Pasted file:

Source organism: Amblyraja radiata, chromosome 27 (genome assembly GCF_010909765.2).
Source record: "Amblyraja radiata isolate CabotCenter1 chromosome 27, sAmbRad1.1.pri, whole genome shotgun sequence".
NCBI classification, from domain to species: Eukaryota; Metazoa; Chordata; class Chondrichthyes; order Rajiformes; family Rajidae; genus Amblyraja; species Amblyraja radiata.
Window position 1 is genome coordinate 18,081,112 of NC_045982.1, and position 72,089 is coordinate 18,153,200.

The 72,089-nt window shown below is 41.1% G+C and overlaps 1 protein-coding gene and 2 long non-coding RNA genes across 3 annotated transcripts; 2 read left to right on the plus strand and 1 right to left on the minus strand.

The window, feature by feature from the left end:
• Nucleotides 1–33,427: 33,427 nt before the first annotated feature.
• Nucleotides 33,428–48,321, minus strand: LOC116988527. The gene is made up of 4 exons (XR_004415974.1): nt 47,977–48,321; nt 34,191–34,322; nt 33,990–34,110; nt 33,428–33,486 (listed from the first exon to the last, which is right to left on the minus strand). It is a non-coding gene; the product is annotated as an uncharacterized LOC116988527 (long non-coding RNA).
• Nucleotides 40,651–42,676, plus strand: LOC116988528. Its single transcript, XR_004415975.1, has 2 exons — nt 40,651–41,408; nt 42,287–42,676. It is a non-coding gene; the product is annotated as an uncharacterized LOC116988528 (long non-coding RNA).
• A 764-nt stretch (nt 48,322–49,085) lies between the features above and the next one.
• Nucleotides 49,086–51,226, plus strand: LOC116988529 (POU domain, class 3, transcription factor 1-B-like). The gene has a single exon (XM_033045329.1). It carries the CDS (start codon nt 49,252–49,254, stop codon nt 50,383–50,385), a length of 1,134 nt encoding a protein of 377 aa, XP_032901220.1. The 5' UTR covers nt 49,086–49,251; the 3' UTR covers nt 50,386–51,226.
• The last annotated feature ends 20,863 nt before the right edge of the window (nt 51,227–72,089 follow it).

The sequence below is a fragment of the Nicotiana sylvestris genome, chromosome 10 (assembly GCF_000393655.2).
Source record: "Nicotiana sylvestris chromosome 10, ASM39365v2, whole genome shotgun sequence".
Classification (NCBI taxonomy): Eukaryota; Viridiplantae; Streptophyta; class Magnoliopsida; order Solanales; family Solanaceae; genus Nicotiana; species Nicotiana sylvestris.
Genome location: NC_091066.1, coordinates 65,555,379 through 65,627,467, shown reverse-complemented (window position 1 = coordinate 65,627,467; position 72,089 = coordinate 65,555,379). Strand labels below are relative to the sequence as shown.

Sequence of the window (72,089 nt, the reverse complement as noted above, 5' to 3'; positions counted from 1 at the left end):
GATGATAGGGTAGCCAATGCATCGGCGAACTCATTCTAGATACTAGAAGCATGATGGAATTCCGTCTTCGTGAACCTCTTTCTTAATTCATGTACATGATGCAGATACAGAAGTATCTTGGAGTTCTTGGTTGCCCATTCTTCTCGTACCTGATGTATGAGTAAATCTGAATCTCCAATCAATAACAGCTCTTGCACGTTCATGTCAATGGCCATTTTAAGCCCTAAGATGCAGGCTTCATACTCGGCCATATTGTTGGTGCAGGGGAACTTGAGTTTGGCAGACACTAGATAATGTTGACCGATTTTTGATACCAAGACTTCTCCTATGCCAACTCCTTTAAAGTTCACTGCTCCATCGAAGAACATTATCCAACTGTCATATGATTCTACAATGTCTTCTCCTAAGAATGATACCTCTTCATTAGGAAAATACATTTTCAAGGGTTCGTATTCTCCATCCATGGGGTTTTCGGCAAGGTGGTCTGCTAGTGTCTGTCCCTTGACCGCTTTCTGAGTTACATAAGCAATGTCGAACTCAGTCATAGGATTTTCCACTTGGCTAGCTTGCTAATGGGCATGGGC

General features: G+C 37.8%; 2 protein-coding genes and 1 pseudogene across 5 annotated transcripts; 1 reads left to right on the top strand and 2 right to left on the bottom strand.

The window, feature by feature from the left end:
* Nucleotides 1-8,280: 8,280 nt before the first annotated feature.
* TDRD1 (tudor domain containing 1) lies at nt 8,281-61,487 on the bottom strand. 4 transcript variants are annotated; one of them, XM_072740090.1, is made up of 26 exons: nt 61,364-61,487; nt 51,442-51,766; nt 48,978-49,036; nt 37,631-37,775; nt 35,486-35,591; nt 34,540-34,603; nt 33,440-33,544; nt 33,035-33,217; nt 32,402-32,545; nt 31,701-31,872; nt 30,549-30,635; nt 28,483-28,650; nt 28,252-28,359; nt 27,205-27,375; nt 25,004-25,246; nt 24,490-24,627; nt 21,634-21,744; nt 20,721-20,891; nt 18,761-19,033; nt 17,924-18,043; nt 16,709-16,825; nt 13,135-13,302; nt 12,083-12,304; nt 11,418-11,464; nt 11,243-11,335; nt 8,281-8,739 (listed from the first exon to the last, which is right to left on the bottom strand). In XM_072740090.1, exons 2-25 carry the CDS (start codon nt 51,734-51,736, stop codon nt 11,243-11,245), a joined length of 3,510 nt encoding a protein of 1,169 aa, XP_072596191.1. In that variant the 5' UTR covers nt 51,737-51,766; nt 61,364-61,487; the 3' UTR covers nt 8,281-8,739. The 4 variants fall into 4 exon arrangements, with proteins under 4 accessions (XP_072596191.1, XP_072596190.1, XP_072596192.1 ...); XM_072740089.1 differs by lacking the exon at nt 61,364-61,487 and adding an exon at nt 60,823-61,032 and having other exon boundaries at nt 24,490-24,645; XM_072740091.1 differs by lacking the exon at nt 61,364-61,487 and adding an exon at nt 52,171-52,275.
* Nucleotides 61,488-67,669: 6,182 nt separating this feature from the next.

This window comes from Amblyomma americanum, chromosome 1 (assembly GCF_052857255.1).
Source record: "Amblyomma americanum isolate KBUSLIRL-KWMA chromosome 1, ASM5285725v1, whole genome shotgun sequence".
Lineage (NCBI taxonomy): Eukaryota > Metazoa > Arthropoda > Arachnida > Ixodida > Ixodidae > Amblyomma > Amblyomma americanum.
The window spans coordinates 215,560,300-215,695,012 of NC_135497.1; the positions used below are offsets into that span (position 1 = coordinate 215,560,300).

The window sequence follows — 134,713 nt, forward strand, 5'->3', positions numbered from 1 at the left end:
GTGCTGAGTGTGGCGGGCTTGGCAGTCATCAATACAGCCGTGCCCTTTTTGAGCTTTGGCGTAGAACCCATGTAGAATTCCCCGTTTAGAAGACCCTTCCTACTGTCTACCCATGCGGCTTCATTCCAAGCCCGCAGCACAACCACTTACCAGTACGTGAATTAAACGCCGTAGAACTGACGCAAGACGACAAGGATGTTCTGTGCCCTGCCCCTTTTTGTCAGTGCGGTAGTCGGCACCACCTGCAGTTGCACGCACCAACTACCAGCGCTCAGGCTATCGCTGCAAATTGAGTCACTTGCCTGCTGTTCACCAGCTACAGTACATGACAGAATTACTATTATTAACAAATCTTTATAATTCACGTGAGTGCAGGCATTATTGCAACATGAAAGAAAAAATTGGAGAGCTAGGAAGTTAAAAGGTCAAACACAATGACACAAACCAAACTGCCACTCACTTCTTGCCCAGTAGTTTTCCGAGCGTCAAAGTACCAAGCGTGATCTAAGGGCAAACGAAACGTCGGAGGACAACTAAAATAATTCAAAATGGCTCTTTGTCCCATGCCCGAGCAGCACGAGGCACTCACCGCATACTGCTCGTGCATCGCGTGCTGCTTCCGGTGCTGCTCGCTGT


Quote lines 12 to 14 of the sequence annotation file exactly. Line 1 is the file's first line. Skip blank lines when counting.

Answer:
• The last annotated feature ends 20,863 nt before the right edge of the window (nt 51,227–72,089 follow it).

The sequence below is a fragment of the Nicotiana sylvestris genome, chromosome 10 (assembly GCF_000393655.2).
Source record: "Nicotiana sylvestris chromosome 10, ASM39365v2, whole genome shotgun sequence".